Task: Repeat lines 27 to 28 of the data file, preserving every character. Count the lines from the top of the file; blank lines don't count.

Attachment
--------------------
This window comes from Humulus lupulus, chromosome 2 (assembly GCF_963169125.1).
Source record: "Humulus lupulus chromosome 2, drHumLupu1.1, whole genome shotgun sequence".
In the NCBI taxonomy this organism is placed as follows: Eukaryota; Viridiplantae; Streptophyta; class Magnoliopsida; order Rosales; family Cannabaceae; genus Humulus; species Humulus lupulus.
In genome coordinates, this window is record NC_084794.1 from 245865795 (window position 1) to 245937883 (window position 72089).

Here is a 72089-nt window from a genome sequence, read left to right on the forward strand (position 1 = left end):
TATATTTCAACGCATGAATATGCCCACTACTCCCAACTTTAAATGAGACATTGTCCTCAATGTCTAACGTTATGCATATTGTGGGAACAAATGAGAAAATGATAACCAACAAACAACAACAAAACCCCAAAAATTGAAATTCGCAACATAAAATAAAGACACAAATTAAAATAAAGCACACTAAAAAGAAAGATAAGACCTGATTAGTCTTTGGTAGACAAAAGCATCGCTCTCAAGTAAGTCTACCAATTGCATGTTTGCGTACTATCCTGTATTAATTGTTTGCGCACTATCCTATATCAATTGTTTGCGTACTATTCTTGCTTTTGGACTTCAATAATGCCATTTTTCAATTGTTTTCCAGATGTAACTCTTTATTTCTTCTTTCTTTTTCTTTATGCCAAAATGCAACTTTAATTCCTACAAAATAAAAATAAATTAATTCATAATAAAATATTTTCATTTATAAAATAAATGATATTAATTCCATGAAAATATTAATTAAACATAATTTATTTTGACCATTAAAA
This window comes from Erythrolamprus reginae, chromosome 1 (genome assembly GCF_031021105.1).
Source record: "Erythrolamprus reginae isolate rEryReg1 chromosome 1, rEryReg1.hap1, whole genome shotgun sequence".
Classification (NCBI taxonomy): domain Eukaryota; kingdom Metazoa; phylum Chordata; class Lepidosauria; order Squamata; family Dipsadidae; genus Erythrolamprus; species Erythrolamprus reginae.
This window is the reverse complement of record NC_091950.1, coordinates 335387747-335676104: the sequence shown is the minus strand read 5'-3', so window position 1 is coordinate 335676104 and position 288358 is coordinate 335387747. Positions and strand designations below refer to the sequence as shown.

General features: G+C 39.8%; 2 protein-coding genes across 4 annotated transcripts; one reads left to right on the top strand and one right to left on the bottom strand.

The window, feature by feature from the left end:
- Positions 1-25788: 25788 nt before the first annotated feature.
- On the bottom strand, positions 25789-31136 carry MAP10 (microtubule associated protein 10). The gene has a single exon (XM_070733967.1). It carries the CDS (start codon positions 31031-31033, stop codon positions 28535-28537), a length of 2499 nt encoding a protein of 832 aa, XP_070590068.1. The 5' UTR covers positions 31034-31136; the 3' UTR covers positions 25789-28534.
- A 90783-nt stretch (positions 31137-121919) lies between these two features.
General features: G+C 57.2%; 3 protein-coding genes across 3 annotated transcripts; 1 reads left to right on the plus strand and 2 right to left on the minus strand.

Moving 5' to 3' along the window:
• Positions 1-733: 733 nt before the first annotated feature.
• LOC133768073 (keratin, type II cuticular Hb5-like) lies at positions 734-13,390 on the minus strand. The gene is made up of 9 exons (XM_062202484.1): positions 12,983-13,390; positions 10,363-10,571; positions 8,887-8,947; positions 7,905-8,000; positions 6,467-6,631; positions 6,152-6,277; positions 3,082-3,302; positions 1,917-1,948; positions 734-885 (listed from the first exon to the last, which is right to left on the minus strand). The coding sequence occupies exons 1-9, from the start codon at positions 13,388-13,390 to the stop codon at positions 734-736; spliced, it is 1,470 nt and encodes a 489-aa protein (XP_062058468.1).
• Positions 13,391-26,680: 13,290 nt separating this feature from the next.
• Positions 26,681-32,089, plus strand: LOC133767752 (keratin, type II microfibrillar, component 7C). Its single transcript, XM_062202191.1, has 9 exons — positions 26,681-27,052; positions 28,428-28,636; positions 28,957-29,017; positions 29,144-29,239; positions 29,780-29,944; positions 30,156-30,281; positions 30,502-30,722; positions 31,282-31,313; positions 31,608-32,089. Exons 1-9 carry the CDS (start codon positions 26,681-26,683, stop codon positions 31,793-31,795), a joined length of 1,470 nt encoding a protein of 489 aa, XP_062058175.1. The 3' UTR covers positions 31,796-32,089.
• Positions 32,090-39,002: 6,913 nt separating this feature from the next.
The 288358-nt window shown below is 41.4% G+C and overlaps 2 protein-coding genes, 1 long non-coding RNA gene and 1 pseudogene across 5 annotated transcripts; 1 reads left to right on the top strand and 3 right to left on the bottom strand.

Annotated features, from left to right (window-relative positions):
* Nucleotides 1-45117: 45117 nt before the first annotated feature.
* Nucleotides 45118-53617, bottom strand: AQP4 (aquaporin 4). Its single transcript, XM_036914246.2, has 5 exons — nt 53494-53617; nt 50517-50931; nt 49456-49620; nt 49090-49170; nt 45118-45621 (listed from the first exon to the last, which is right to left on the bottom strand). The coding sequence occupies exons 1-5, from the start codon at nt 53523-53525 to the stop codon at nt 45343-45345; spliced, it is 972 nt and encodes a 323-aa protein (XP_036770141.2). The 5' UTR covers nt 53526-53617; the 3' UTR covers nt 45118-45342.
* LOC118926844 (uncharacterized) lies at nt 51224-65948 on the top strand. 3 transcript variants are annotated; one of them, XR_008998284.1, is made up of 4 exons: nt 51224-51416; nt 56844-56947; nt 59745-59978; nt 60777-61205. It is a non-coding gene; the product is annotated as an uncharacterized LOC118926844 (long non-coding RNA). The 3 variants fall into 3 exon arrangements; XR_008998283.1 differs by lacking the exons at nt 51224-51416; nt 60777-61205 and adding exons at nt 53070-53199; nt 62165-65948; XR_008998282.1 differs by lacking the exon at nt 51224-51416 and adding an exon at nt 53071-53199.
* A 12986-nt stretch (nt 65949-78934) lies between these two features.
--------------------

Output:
* LOC118926844 (uncharacterized) lies at nt 51224-65948 on the top strand. 3 transcript variants are annotated; one of them, XR_008998284.1, is made up of 4 exons: nt 51224-51416; nt 56844-56947; nt 59745-59978; nt 60777-61205. It is a non-coding gene; the product is annotated as an uncharacterized LOC118926844 (long non-coding RNA). The 3 variants fall into 3 exon arrangements; XR_008998283.1 differs by lacking the exons at nt 51224-51416; nt 60777-61205 and adding exons at nt 53070-53199; nt 62165-65948; XR_008998282.1 differs by lacking the exon at nt 51224-51416 and adding an exon at nt 53071-53199.
* A 12986-nt stretch (nt 65949-78934) lies between these two features.